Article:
Khan: 'We can't make any mistakes'

7/20/2011 - Boxing
Amir Khan says that despite his working toward a move up to welterweight, he hasn't lost any speed. Scott Heavey/Getty Images

The WBA considers Amir Khan its current "super" champion at 140 pounds, but on Saturday he will risk his title against a fighter for whom that very word doubles as a nom de guerre: Zab "Super" Judah, the former two-division champ who will make the first defense of his third reign as a 140-pound titlist (IBF). A unification bout in the junior welterweight division -- in a class by itself with names such as Timothy Bradley Jr., Marcos Maidana, Devon Alexander and Lucas Matthysse -- carries significant weight, and the Khan-Judah fight [HBO, 10 p.m. ET] will have to compete in quality and intensity with the many excellent recent matchups between some of those aforementioned outstanding fighters. The clash between a younger, up-and-coming former Olympian and a battle-tested veteran only adds drama to a crossroads fight with all kinds of potential. The fighters' punching power combined with their excellent boxing skills make for an intriguing matchup in which either could hit the canvas at any minute in a 12-round bout. We caught up with Khan during the last days of his training camp, and he shared these thoughts about Saturday's fight:

Tell us about your training for this fight.
Training has gone very well; we trained very hard for this fight. We know what we have to do to avoid making mistakes, because Zab Judah is a very dangerous opponent. He is very tricky, but Freddie [Roach, Khan's trainer] is happy about the way things have gone, and he is very excited about this fight. This is the fight that will make me a bigger name in the division. We can't wait to get in there.

Did you make any adjustments to your conditioning considering that you seemed a little bit more tired toward the end of your last few bouts?
Yes, we worked very hard on the conditioning and stuff, but I think for this fight we will be more than ready. I don't think Zab Judah will be an easy opponent.

You are looking stronger and bigger. Do you think this is going to take away some of your speed?
The speed is always going to be there. I feel a lot quicker -- faster than ever -- and even though I am continuously getting bigger and stronger, the speed is still there.

Is there anything new that we're going to see from you in this fight?
We've been working on fighting a southpaw, and on how to beat a southpaw. We're working on new techniques and new combinations, and on Saturday night I believe you will see some new things, and I believe Zab Judah will be shocked.

You're not a trash-talker. Does that deprive you of a useful tool in the build-up to this fight, or does it actually help you stay focused?
Yes, I am not much of a trash-talker. I let my fists do the talking in the fight. Zab Judah will look stupid for talking trash. I am more of a quiet guy who does what he has to do. I always just let my fists do all the talking.

Is this part of your nature or just a different strategy?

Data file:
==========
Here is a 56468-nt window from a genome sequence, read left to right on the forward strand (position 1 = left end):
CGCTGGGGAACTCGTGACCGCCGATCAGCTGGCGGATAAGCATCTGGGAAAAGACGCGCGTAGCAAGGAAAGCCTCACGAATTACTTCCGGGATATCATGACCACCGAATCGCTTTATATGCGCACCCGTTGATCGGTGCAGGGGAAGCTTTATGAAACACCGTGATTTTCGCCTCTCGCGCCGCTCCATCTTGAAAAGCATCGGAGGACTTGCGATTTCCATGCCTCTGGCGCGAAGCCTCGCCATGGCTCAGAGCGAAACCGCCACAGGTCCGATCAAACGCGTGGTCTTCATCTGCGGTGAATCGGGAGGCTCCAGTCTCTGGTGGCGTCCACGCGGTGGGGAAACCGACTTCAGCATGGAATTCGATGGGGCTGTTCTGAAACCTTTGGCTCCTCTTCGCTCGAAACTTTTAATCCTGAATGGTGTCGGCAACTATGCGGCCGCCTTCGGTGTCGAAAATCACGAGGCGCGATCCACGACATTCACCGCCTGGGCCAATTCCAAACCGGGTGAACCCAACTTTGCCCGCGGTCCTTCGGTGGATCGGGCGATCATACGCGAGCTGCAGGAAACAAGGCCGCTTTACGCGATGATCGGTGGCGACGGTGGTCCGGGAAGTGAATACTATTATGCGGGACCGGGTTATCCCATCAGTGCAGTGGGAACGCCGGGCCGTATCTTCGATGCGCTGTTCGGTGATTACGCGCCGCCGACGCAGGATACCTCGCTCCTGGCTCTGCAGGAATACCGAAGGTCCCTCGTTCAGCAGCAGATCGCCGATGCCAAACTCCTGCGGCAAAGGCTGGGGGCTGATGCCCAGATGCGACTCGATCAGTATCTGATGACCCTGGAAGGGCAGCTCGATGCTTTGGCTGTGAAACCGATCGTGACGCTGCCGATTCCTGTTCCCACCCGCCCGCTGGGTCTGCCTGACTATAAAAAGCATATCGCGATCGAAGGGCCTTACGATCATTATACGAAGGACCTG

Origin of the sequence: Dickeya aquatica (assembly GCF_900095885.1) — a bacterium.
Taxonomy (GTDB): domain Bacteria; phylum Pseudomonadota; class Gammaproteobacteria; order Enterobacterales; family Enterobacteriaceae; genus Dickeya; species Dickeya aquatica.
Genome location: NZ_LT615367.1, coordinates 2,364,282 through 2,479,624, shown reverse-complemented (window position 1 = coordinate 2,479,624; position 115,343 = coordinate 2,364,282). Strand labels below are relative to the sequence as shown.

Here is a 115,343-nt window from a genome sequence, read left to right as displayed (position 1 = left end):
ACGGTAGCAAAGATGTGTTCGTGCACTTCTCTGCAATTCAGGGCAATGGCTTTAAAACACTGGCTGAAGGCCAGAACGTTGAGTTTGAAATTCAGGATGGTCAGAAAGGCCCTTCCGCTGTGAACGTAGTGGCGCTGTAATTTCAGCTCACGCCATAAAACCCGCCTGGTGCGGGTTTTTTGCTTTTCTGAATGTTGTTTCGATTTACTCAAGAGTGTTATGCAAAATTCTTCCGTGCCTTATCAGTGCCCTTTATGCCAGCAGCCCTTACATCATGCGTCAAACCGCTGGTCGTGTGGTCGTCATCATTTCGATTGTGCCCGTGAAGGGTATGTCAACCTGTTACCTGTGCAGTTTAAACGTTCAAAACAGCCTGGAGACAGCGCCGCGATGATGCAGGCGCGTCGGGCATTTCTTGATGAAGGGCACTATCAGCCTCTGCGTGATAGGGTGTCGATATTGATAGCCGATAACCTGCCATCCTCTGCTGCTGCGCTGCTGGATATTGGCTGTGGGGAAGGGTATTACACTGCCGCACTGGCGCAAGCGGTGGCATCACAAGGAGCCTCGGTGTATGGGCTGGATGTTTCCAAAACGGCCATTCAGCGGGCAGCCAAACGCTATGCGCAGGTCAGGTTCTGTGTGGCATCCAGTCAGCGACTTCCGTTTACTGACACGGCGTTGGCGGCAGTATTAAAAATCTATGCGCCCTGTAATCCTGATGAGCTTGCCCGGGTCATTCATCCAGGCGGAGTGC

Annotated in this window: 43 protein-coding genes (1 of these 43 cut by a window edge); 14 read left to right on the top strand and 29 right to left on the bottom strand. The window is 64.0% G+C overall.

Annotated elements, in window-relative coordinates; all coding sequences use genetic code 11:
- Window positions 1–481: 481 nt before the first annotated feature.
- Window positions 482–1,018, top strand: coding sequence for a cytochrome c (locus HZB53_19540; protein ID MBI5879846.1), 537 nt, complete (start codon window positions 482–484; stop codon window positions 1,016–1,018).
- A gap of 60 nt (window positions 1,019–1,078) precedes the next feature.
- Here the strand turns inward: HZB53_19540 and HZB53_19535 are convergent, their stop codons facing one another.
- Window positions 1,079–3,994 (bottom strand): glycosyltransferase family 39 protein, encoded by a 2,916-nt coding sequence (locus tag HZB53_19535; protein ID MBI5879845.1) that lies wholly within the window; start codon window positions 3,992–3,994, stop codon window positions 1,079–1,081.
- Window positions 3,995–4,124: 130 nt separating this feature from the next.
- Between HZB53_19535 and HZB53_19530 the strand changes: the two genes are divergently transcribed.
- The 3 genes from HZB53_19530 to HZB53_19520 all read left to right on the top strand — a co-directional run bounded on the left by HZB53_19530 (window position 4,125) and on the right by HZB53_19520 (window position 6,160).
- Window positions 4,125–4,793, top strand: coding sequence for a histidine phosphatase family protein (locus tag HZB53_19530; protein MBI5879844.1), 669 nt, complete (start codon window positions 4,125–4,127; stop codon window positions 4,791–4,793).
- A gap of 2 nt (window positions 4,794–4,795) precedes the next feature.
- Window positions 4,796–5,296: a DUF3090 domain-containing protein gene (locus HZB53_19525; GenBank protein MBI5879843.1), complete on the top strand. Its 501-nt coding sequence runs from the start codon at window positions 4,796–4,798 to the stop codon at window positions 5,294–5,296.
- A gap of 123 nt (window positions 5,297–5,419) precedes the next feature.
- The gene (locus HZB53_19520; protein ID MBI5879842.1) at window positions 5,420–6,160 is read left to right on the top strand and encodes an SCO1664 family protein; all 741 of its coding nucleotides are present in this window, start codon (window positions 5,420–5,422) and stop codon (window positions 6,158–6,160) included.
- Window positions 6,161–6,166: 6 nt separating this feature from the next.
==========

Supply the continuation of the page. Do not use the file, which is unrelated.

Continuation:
Yes, it is probably more in my nature. I am more of a quiet guy. I don't believe in going around talking like crazy. I don't like this sort of attitude, so I try to stay away from that and not get involved. I just let them talk and then I make them look stupid afterwards.

Tell us your thoughts about Judah as a boxer and as a fighter.
He has a very tricky style. He is a southpaw with a lot of lateral movement, as well as backward movement. He can be very awkward, but he also comes to fight. Sometimes you have to be very careful not to fall into his big shots, because he will try to catch you when you lunge in and he will wait for those mistakes. So we can't make any mistakes, really. But we knew what we had to do, we put in a lot of hard work and a lot of tough sparring, so we're just waiting to get in there and win the fight.

Both you and Judah have reputations for having weak chins. Is this going to be a boxing match or a fight based on punching power?
I think it will be a technical match. I am here to fight. If the fight goes one round or 12 rounds, the most important thing to do is to put on a good show. And I always want to put on a good show for my fans. And I am going to do both -- I am going to fight and box.

How soon are you planning to move up to 147 pounds?
Hopefully, we will beat Zab Judah and we will be moving to 147 in the next year or so. I am taking every fight as it comes, and maybe within a year I will move up to 147.

Is it still important for you to fight Timothy Bradley Jr., or has he fallen too far behind now that you are already calling out Floyd Mayweather Jr.?
I have big goals in my career, and I think my ultimate goal would be to beat the best. Bradley had his chance and he didn't take it, and I think he is scared. So I just have to believe he doesn't want to fight me.

Other than Judah, who else do you have to beat in order to get those big fights?
A lot of people are talking about Erik Morales. A lot of people talk about moving up to 147 and fighting somebody in the top 10. So I don't really mind -- I'm just waiting for whoever they put in front of me, really. I will fight anyone; I never ducked no one.

How do you see Saturday's fight playing out?
It is going to be a tough fight, but we know what to do. We are going to be fast, and we are going to bring in our experience. The experience and the sparring we had in training camp are going to make a difference in the fight. We are going in with no respect and to take the title from him.

Diego Morilla is a contributor to ESPNdeportes.com.